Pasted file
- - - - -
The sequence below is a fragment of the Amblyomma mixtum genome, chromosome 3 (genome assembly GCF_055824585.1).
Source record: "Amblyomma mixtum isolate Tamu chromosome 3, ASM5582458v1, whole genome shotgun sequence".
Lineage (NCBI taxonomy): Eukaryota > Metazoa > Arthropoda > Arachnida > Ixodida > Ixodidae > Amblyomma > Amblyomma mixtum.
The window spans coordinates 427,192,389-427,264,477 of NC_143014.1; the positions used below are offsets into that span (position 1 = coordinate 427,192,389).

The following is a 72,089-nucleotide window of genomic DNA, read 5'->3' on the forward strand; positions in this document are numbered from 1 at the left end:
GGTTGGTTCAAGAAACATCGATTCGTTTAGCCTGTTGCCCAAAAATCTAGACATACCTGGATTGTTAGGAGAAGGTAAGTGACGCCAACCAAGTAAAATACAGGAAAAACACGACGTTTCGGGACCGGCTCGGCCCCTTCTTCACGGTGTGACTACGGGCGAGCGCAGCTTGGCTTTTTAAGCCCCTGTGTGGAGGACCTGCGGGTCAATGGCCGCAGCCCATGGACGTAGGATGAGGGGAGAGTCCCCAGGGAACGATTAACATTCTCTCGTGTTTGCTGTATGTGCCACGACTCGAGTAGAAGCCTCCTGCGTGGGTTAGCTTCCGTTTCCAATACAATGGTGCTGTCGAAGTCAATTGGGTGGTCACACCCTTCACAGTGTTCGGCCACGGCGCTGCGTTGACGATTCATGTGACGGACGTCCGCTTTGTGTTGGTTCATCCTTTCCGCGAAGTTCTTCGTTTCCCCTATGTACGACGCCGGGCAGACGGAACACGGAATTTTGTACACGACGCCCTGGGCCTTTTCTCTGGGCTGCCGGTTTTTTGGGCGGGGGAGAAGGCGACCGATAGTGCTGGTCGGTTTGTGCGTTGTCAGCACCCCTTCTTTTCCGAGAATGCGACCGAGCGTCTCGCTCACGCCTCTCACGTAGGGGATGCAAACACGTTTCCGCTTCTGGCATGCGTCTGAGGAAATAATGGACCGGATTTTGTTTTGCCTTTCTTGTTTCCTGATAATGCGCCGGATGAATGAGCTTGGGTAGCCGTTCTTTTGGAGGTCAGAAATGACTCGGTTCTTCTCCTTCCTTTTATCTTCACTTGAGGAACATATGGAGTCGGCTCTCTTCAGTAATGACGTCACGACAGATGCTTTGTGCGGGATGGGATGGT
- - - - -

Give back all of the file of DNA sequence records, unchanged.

The sequence below is a fragment of the Amblyomma mixtum genome, chromosome 3 (genome assembly GCF_055824585.1).
Source record: "Amblyomma mixtum isolate Tamu chromosome 3, ASM5582458v1, whole genome shotgun sequence".
Lineage (NCBI taxonomy): Eukaryota > Metazoa > Arthropoda > Arachnida > Ixodida > Ixodidae > Amblyomma > Amblyomma mixtum.
The window spans coordinates 427,192,389-427,264,477 of NC_143014.1; the positions used below are offsets into that span (position 1 = coordinate 427,192,389).

The following is a 72,089-nucleotide window of genomic DNA, read 5'->3' on the forward strand; positions in this document are numbered from 1 at the left end:
GGTTGGTTCAAGAAACATCGATTCGTTTAGCCTGTTGCCCAAAAATCTAGACATACCTGGATTGTTAGGAGAAGGTAAGTGACGCCAACCAAGTAAAATACAGGAAAAACACGACGTTTCGGGACCGGCTCGGCCCCTTCTTCACGGTGTGACTACGGGCGAGCGCAGCTTGGCTTTTTAAGCCCCTGTGTGGAGGACCTGCGGGTCAATGGCCGCAGCCCATGGACGTAGGATGAGGGGAGAGTCCCCAGGGAACGATTAACATTCTCTCGTGTTTGCTGTATGTGCCACGACTCGAGTAGAAGCCTCCTGCGTGGGTTAGCTTCCGTTTCCAATACAATGGTGCTGTCGAAGTCAATTGGGTGGTCACACCCTTCACAGTGTTCGGCCACGGCGCTGCGTTGACGATTCATGTGACGGACGTCCGCTTTGTGTTGGTTCATCCTTTCCGCGAAGTTCTTCGTTTCCCCTATGTACGACGCCGGGCAGACGGAACACGGAATTTTGTACACGACGCCCTGGGCCTTTTCTCTGGGCTGCCGGTTTTTTGGGCGGGGGAGAAGGCGACCGATAGTGCTGGTCGGTTTGTGCGTTGTCAGCACCCCTTCTTTTCCGAGAATGCGACCGAGCGTCTCGCTCACGCCTCTCACGTAGGGGATGCAAACACGTTTCCGCTTCTGGCATGCGTCTGAGGAAATAATGGACCGGATTTTGTTTTGCCTTTCTTGTTTCCTGATAATGCGCCGGATGAATGAGCTTGGGTAGCCGTTCTTTTGGAGGTCAGAAATGACTCGGTTCTTCTCCTTCCTTTTATCTTCACTTGAGGAACATATGGAGTCGGCTCTCTTCAGTAATGACGTCACGACAGATGCTTTGTGCGGGATGGGATGGT